An August Bank Holiday Lark at The Rose Theatre, Kingston – review


- Credit: Archant

2014 has already seen several tributes marking 100 years since the start of the First World War. However, Deborah McAndrews’ specially commissioned story of a rural Lancashire community taken unawares by the events of 1914 has to be up there with the most powerful.

Director, Barrie Rutter, centres the action on the ‘lads and lasses’ living in a village dominated by the harsh regimes of the Penine valley cotton mills. Respite comes in the form of the August Rushcart parade, where a life-size cart is led through the village (too large to be brought on stage fully-constructed, its clever assembly becomes part of the action). Piled high with rushes, it is chaperoned by a team of joyful, ribbon-bedecked Morris dancers.

However, that innocent, country tradition is threatened by events in Europe, as Kitchener’s recruitment drives begin to impact on the rural north of England and dancers are called away to do their patriotic duty.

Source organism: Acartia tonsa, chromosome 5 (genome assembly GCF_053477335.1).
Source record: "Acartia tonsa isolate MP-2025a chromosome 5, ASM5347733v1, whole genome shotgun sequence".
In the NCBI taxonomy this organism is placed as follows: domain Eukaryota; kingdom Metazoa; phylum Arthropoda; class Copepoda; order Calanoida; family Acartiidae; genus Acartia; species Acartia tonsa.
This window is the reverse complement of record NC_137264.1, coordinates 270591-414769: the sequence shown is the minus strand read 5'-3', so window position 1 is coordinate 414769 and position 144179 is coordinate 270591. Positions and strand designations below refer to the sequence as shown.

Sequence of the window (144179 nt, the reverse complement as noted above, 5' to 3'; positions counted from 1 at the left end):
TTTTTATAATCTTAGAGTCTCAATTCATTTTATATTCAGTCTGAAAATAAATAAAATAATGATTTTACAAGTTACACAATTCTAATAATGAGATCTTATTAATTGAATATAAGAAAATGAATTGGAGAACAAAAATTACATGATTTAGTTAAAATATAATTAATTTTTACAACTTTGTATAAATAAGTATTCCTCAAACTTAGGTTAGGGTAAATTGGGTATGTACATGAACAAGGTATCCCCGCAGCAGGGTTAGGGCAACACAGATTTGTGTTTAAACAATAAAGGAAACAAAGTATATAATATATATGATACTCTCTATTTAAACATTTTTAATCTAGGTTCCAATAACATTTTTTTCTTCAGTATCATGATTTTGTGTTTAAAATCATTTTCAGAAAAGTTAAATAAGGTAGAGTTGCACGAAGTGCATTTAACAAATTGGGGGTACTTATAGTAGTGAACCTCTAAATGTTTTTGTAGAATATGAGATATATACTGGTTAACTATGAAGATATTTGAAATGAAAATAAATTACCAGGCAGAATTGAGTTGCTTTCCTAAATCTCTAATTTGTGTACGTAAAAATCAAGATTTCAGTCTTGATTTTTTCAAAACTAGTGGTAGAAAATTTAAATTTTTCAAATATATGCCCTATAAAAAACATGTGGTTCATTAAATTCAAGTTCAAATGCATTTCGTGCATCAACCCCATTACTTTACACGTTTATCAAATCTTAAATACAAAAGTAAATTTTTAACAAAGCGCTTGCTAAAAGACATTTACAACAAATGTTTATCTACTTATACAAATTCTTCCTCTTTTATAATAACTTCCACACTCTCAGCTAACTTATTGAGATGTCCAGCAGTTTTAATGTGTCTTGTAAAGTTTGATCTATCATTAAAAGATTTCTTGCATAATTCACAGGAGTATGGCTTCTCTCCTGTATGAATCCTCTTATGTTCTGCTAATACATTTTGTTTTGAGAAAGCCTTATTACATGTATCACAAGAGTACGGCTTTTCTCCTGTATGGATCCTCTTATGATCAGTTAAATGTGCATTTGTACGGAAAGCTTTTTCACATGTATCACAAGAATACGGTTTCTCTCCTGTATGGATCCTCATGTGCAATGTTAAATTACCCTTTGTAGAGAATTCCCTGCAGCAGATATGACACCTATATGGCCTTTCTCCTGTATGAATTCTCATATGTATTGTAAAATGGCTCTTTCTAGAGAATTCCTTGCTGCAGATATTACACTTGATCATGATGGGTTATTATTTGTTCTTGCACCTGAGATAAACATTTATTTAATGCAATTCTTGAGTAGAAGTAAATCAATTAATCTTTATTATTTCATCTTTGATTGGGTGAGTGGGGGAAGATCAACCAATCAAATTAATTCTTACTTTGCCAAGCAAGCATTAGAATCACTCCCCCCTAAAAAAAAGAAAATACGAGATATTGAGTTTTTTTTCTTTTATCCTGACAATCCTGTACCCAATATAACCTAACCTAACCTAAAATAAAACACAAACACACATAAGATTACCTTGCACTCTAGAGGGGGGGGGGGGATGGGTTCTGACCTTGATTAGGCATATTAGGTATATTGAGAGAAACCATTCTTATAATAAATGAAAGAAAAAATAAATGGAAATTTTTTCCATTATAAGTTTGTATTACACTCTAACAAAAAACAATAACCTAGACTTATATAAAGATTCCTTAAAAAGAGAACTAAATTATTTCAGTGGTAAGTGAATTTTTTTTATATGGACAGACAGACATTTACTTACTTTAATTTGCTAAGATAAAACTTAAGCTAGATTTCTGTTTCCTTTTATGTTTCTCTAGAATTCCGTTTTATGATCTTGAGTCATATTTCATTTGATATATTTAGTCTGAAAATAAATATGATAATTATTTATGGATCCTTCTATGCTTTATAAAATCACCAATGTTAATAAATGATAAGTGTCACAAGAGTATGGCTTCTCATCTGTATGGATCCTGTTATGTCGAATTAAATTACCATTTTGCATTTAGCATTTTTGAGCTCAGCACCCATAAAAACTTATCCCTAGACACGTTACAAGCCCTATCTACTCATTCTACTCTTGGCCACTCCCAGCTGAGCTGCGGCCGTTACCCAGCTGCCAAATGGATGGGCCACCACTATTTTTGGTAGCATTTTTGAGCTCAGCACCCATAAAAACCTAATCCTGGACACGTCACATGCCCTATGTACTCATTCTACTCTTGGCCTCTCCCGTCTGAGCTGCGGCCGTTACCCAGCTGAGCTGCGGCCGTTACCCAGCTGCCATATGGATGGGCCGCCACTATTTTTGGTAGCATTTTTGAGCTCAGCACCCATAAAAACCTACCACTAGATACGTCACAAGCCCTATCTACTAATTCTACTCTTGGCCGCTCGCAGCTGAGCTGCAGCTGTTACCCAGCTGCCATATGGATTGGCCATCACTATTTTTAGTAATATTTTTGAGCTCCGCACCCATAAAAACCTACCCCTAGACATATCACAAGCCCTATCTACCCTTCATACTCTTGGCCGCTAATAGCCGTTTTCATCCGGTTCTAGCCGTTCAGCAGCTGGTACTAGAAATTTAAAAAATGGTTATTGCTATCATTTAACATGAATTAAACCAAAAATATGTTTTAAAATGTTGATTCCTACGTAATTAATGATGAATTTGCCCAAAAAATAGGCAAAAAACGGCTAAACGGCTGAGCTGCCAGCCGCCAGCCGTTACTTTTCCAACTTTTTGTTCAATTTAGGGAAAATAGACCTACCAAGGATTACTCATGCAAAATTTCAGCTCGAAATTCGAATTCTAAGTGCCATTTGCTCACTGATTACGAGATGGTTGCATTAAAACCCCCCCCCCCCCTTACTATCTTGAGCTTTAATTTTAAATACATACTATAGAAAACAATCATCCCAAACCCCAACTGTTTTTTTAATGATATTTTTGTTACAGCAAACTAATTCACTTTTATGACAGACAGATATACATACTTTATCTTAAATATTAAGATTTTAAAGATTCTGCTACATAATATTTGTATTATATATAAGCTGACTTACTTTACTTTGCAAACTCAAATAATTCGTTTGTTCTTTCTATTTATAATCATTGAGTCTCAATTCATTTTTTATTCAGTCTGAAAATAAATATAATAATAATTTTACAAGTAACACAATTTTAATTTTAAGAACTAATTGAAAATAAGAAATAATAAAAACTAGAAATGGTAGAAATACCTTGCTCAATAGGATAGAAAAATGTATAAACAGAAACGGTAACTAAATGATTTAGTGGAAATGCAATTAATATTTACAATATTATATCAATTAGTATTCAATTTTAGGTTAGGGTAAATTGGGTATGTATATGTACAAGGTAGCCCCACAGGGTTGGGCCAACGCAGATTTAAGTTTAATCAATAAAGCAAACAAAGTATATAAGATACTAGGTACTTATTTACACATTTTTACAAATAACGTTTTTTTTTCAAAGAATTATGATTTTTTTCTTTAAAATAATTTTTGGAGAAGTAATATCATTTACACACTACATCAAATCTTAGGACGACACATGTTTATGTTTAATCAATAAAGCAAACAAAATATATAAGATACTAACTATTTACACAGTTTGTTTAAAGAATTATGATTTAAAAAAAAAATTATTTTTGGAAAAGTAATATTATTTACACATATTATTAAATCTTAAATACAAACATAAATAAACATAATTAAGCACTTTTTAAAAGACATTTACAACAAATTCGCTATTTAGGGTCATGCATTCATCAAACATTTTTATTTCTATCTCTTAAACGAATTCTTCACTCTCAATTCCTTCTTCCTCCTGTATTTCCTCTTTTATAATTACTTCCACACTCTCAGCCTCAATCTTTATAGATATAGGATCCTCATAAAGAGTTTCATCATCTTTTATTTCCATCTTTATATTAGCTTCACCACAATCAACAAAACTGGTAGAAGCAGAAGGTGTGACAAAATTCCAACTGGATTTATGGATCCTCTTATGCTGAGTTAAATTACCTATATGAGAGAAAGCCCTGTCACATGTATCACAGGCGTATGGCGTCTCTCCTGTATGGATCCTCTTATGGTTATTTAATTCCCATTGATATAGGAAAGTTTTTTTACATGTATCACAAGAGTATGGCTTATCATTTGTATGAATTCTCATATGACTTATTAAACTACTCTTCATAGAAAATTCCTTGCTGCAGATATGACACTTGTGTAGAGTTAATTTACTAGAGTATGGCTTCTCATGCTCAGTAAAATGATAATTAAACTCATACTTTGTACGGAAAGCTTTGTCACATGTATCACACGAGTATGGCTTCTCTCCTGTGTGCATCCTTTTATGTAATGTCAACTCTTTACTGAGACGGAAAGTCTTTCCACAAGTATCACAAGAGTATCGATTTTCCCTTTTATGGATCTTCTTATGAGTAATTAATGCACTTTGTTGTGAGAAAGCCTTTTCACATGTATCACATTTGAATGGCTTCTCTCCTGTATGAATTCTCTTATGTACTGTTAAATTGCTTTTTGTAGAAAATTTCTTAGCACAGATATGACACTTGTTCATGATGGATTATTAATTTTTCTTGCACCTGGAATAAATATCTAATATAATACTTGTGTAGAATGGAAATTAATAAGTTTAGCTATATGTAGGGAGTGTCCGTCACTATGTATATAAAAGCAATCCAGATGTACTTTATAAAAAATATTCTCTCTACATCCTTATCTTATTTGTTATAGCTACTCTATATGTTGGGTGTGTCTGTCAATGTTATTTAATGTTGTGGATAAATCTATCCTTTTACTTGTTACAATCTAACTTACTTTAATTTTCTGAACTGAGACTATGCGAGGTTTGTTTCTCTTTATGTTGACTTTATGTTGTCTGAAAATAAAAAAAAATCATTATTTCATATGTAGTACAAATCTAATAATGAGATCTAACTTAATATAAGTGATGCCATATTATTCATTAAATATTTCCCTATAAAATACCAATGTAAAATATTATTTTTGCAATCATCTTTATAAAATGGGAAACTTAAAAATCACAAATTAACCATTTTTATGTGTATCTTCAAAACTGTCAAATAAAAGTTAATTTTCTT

The war is, at first, treated by the ‘lads and lasses’ with the same innocent bravado and naïveté as the Morris dancers’ annual ‘August Bank Holiday Lark’. The oft-quoted belief that the fighting would all be over by Christmas keeps the horror at bay at first, even when several of their number are away in the trenches. Yet, as inevitable news of losses arrives, the conflict’s long-term effects on the lives and lifestyle of those living in the devastated village become very clear.

The 12-strong cast display multiple skills, from authentic Morris dancing and foot-tapping live instrumentals to heart-breaking portrayals of fear and loss. Rutter also plays John Farrar, Squire and bombastic father of two Morris dancing sons, turned soldiers. His silent reaction to the death of his boys in amidst everyone else’s noisy grief was the most powerful moment of the entire play - possibly of any wartime tribute presented so far this year.

John Farrar’s daughter, Mary, (Emily Butterfield) and her husband, Frank, (Darren Kuppan) offer a touching symbol of hope and new life at the end of the play. But the message is clear. This was a war that destroyed millions of lives, both on the battlefields and back home. Not only did it decimate families, but it put paid to many of the innocent pleasures that helped the daily grind become that bit more bearable. It is those losses, too, that the audience was invited to mourn in this powerful, moving piece.


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